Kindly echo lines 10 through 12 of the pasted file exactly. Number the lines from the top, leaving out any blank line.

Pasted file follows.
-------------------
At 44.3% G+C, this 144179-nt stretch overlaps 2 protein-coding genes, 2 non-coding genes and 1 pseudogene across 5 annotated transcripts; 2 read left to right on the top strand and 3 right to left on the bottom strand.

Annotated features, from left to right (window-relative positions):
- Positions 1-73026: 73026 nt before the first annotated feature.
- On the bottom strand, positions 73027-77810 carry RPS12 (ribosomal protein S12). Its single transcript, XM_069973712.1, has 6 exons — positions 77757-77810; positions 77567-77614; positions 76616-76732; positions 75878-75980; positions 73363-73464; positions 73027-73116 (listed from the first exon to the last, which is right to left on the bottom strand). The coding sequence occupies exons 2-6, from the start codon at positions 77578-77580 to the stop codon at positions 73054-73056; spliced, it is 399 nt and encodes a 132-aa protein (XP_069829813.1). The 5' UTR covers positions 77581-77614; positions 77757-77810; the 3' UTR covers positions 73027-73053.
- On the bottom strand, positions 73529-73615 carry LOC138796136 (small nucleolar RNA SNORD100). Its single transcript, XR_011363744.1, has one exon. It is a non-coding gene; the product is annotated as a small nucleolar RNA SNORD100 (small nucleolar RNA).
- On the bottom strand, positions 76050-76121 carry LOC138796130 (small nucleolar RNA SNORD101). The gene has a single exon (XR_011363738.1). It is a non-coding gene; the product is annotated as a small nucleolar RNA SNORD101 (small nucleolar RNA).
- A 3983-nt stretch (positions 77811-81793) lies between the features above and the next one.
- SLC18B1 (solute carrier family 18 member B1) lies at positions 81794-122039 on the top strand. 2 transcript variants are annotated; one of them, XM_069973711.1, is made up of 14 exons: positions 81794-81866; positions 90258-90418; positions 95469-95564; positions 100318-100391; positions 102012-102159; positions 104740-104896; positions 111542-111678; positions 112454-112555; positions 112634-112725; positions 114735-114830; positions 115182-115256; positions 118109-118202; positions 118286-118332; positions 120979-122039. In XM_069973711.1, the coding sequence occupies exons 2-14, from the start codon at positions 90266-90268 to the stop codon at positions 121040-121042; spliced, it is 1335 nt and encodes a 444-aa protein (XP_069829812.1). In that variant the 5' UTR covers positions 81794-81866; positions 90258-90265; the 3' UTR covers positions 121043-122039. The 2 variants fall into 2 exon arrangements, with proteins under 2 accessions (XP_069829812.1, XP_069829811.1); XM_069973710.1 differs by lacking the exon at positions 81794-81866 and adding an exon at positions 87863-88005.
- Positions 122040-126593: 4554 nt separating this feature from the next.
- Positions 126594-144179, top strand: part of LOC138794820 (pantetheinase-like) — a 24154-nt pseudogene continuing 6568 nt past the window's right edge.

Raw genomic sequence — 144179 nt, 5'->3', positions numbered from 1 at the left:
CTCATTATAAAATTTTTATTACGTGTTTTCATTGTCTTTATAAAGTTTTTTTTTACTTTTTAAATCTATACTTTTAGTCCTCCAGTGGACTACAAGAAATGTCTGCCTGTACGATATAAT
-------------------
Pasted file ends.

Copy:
- Positions 126594-144179, top strand: part of LOC138794820 (pantetheinase-like) — a 24154-nt pseudogene continuing 6568 nt past the window's right edge.

Raw genomic sequence — 144179 nt, 5'->3', positions numbered from 1 at the left:
CTCATTATAAAATTTTTATTACGTGTTTTCATTGTCTTTATAAAGTTTTTTTTTACTTTTTAAATCTATACTTTTAGTCCTCCAGTGGACTACAAGAAATGTCTGCCTGTACGATATAAT